If you’re a Mom on Long Island, you know we have some of the best beaches around and even a top rated water park. We’re a short drive or train ride from one of the best cities in the world too. But there’s just not always the money nor the time to head into the city and beaches are seasonal. With Fall and Winter coming up, why not consider taking the kids to one of the many awesome Long Island museums we have right here on the island, if you haven’t already? Or maybe you went years ago and now it’s super time to re-visit and see what’s new. Besides, kids grow so fast and see things with new eyes every year.I’m a big believer in re-living the experiences to really etch them on our brains too.(Plus read on to see how you may possible get in FREE) We’ve been to many museums and have narrowed it down to our personal 5 favorite Long Island museums, though there are many others that are wonderful too!
1. The Long Island Children’s Museum In Garden City (LICM)
If you have kids 2-12, this is the place to go! We go about twice a year and really enjoy it each time. I prefer it in summer when the kids can play in the backyard “garden” with a cool little water play structure (my kids are obsessed with this spot actually and have begged me to build one at home!) Then again, nothing beats a day at a museum in the bitter cold long days of Winter. It’s 2 full floors of exhibits, a climbing structure kids love, a tot spot for the little ones, hands on computer and building activities and 3 traveling exhibits a year . There’s also a fun music room, a room where kids can pretend to be newspeople and weather forecasters on TV and a great Bricks and Sticks building zone. If you have younger kids, there’s a special tot spot just for them, oh I remember those days! Bittersweet to have moved on to all the “big kid” stuff. You can bring your own lunch or buy a snack at a vending machine bring).Then take a brief walk around the corner to Nunley’s Carousel so the kids can take a ride on this antique carousel. You may even be able to bring the family free. In my town, our library offers a museum pass lending program with quite a few great museums on Long Island and in the city. So see if yours offers this and sign up asap! If not, it’s still worth the money to get in. Go early to beat the crowds, though it never gets too bad in there.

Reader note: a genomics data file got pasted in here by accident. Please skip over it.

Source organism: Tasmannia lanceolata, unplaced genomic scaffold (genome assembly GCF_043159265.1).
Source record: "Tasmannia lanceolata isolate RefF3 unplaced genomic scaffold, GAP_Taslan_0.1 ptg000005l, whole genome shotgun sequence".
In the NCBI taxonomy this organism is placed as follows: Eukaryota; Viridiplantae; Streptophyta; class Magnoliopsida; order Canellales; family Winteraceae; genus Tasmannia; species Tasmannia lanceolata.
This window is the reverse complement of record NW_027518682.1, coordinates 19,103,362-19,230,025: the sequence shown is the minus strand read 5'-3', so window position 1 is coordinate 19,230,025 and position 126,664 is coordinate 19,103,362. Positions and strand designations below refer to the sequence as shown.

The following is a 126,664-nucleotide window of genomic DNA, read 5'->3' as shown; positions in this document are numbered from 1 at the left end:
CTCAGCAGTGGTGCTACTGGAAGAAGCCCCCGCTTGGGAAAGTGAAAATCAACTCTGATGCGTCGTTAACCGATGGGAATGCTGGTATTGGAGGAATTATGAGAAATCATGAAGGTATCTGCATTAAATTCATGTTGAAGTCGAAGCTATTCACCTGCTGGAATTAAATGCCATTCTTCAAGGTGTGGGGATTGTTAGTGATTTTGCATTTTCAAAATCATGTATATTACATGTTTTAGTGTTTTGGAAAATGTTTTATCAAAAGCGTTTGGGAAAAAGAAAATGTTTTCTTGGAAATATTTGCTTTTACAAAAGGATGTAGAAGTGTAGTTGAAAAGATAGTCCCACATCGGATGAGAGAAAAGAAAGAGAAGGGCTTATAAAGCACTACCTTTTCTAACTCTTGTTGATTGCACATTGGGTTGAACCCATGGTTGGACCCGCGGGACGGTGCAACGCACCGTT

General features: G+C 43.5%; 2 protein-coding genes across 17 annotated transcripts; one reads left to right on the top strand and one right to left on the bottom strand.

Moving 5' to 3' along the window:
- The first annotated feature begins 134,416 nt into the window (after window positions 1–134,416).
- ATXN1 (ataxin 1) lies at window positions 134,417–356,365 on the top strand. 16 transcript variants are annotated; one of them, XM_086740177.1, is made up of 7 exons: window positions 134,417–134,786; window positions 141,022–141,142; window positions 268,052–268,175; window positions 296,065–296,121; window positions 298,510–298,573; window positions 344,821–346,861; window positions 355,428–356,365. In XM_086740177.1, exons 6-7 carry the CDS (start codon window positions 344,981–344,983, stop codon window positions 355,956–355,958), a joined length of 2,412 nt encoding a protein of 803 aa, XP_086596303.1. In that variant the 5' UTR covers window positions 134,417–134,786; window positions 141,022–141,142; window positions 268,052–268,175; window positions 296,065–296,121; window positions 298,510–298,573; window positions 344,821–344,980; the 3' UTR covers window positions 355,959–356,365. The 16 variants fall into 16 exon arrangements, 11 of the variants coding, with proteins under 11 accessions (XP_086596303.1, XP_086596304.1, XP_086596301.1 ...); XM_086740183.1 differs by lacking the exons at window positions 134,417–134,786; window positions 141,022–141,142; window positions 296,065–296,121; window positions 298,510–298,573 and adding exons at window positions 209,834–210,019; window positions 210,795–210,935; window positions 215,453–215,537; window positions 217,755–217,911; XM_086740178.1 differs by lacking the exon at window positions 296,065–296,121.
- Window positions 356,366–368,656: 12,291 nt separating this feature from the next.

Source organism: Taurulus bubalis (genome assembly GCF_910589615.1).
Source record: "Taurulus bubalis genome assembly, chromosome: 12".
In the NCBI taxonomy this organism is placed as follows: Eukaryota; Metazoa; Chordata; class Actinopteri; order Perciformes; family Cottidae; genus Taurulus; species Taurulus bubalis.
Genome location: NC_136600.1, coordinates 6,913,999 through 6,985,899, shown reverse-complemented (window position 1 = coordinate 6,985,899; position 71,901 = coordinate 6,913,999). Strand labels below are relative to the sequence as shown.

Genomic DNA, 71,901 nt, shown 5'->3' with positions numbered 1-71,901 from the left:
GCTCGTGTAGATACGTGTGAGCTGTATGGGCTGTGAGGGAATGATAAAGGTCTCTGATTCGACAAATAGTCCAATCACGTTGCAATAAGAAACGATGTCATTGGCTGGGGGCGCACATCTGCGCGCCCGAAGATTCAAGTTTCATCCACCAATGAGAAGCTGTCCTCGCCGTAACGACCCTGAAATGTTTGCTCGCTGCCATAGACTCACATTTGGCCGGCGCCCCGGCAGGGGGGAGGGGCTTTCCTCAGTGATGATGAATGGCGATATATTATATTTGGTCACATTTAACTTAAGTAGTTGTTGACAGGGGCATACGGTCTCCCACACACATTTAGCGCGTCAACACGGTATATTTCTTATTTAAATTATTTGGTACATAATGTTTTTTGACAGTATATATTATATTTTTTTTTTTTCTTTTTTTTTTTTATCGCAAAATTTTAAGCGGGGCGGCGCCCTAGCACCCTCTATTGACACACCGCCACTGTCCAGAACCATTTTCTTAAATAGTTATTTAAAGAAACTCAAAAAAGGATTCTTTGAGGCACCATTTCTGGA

2. Cradle of Aviation Museum
On Museum Row next to the Children’s Museum, this is a very interesting museum dedicated to Long Island’s aerospace heritage. It’s super for school-age kids, 5 and up. A nice walking tour takes you through the history of Long Island’s aviation from kites and bicycle driven “plane’s” to modern day air force equipment , you’ll see it all along with models of planes, short films and interesting facts to read. There’s plenty of hands-on exhibits (over 30 they say) and climb in and climb-on stuff so the kids won’t get bored. My children’s favorite part was the X-Ride theater, a simulator ride. They even got me in with them to the Blue Angels show and it scared the you-know-what out of me while they laughed all the way. They went on it 2 other times, with different shows and came out smiling each time. Climbing in and out of a half dozen cockpits and seeing all the gauges and instruments was pretty fascinating for my boys. The museum houses a planetarium and dome theater that we didn’t get to see, but I hear is excellent. We’ll plan that next trip. There’s a room for kids under 6 called the Junior Jet Club, a cafeteria supposedly themed like Mars( don’t expect too much but you can grab a nice little lunch or snack) and a gift shop. Again, this museum is part of the museum lending program so check with your local library to see if they offer passes.
3.Vanderbilt Museum and Planetarium